However, the actual screentime for the farm’s migrant workers is a mixed bag. Sometimes, it works well, such as when we see the workers hanging out on their Sunday off. They play chess, they listen to music, and they almost get into drunk fights as their friends egg them on in peals of laughter. They are fully human, not just victims of a transnational system of labour exploitation.

But at other times, the lack of developed characters among the migrant workers is keenly felt. Willy is the only fleshed-out character among them; everyone else fades into the background. The film’s decision to make the farming family central to the story instead — prioritizing the experiences of the white and Canadian over the Hispanic and transnational — is a missed opportunity to share important moments like these.

There’s a scene that encapsulates this problem. Willy and the men return to their trailers to find that the Mexican flag they affixed to the top has fallen. Willy reattaches it, and the camera pulls far back into a long shot of his silhouette watching the sunset, pining for Marela. Yes, the film is about men who’ve come to another country for better opportunities, but the camera also keeps them at a distance. Even Willy, who is supposed to be our guide into their lives, is seen only in outline.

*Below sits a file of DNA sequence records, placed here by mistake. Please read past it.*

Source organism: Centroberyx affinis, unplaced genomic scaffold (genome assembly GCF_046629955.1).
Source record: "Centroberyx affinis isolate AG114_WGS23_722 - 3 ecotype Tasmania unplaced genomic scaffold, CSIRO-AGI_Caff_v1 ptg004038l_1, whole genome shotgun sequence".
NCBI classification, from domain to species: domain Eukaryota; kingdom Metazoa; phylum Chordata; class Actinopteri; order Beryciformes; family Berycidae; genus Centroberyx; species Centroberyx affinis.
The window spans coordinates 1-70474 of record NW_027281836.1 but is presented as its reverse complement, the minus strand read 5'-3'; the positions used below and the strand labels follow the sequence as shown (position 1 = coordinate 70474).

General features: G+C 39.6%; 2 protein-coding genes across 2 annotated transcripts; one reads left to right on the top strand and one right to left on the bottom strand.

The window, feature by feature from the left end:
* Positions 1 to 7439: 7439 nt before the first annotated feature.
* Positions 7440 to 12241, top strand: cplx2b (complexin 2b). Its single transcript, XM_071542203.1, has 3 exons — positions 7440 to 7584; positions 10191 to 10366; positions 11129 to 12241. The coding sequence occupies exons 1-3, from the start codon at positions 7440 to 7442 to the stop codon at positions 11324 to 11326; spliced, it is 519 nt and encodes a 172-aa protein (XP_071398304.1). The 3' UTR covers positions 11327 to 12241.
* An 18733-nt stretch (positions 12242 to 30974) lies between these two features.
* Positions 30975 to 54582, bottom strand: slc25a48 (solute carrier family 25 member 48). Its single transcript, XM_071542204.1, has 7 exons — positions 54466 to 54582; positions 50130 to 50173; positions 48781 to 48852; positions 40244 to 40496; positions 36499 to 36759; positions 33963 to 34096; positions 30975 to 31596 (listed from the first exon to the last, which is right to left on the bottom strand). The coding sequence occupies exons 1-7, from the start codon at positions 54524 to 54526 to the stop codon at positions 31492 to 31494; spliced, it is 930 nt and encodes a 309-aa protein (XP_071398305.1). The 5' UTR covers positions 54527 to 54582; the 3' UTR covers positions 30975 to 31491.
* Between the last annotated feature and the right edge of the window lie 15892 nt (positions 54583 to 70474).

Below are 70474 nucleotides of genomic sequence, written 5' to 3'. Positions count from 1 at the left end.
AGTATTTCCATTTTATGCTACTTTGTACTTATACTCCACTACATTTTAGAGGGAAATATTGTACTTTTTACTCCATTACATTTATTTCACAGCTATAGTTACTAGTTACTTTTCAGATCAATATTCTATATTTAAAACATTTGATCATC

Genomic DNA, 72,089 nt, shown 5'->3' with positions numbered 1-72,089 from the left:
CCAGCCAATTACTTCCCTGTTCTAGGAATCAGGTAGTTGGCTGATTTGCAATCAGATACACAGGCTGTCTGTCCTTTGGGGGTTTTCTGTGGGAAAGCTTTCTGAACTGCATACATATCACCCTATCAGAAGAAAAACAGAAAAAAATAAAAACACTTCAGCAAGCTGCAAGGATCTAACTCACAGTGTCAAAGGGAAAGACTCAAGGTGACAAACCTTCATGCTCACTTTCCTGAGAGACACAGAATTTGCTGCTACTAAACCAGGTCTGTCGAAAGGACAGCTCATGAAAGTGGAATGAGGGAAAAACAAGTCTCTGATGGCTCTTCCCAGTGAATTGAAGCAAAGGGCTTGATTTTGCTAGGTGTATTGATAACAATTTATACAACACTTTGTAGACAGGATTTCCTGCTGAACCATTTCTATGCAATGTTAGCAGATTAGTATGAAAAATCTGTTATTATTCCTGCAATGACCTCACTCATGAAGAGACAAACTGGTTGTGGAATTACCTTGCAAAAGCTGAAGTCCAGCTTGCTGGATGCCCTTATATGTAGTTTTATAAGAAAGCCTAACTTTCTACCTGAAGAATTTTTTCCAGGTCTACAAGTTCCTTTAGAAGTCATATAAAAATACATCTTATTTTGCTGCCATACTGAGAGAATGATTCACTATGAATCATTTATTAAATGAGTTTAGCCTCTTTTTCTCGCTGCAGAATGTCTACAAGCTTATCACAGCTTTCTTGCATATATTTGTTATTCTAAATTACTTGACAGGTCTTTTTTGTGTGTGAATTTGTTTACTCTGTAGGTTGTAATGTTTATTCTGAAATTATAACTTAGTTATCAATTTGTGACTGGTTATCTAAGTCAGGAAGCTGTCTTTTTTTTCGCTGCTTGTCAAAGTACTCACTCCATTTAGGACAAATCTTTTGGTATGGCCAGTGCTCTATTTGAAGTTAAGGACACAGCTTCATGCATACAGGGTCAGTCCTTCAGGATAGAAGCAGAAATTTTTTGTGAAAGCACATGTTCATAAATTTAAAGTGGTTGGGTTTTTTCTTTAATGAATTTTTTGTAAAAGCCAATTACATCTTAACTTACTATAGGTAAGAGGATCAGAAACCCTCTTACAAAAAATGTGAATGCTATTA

Empathy without criticism

Drunken Birds is so deeply invested in humanizing the lives of migrant workers that you can almost overlook its short-sightedness. In one scene, the men visit an internet café on their day off to call their families. We see one man sing a lullaby over the webcam to his child. Another excitedly promises his mother he will be home soon.

But the pain of their separation only shows up in brief moments like this. The poet Robert Hass writes, “Longing, we say, because desire is full of endless distances.” Drunken Birds leaves too much of that distance implicit. It’s in Willy’s nickname for Marela — Mar, Spanish for “sea” — but without more on-screen presence, the emotional turmoil of transnational migration is not explored well enough.

Crucially, we don’t see how race is interwoven within the film’s plot. In the film’s climax, the farm owner tries to have Willy killed because he thinks he has sexually assaulted his daughter. It’s impossible not to see the parallels to slavery plantations. But that’s as far as Grbovic goes in bringing race into the fold. It’s both impressive for its understatedness but still somehow unsatisfying.

Jenna Hennebry, a migration scholar at Wilfrid Laurier University, wrote that Canada’s agricultural program for Mexican migrant workers demonstrates how “the costs of cross-border movements… are absorbed by migrants alone, while many intermediaries profit from this movement.” Grbovic sadly gives us neither these costs nor a sense of who the profiteers are. We see one farmer benefiting from cheap labour, but not the average person’s dependence on their harvest.

At a time when these migrant worker programs are being slammed for their precarity and poor working conditions, Drunken Birds feels underdeveloped. Don’t get me wrong — it’s enchanting, atmospheric and well worth watching. But while it will leave you with a sense of its protagonists’ humanity, it won’t leave you with an informed impression of their situation.